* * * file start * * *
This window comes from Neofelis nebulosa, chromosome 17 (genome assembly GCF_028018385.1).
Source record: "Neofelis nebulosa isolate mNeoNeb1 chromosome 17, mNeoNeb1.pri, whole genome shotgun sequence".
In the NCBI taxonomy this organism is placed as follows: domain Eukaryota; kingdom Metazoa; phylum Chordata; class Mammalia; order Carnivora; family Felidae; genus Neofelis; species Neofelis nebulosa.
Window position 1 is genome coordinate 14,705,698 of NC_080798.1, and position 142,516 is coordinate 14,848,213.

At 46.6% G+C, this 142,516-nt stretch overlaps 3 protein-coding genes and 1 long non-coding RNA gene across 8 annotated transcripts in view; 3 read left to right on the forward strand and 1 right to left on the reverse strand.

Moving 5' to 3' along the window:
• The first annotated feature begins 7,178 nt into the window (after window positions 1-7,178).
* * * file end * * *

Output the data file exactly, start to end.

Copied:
This window comes from Neofelis nebulosa, chromosome 17 (genome assembly GCF_028018385.1).
Source record: "Neofelis nebulosa isolate mNeoNeb1 chromosome 17, mNeoNeb1.pri, whole genome shotgun sequence".
In the NCBI taxonomy this organism is placed as follows: domain Eukaryota; kingdom Metazoa; phylum Chordata; class Mammalia; order Carnivora; family Felidae; genus Neofelis; species Neofelis nebulosa.
Window position 1 is genome coordinate 14,705,698 of NC_080798.1, and position 142,516 is coordinate 14,848,213.

At 46.6% G+C, this 142,516-nt stretch overlaps 3 protein-coding genes and 1 long non-coding RNA gene across 8 annotated transcripts in view; 3 read left to right on the forward strand and 1 right to left on the reverse strand.

Moving 5' to 3' along the window:
• The first annotated feature begins 7,178 nt into the window (after window positions 1-7,178).